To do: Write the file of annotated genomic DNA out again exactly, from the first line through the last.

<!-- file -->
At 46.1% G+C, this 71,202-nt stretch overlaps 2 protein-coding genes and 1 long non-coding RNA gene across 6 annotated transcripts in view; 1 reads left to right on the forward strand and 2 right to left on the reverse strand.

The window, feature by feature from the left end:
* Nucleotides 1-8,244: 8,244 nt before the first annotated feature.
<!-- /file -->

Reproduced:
At 46.1% G+C, this 71,202-nt stretch overlaps 2 protein-coding genes and 1 long non-coding RNA gene across 6 annotated transcripts in view; 1 reads left to right on the forward strand and 2 right to left on the reverse strand.

The window, feature by feature from the left end:
* Nucleotides 1-8,244: 8,244 nt before the first annotated feature.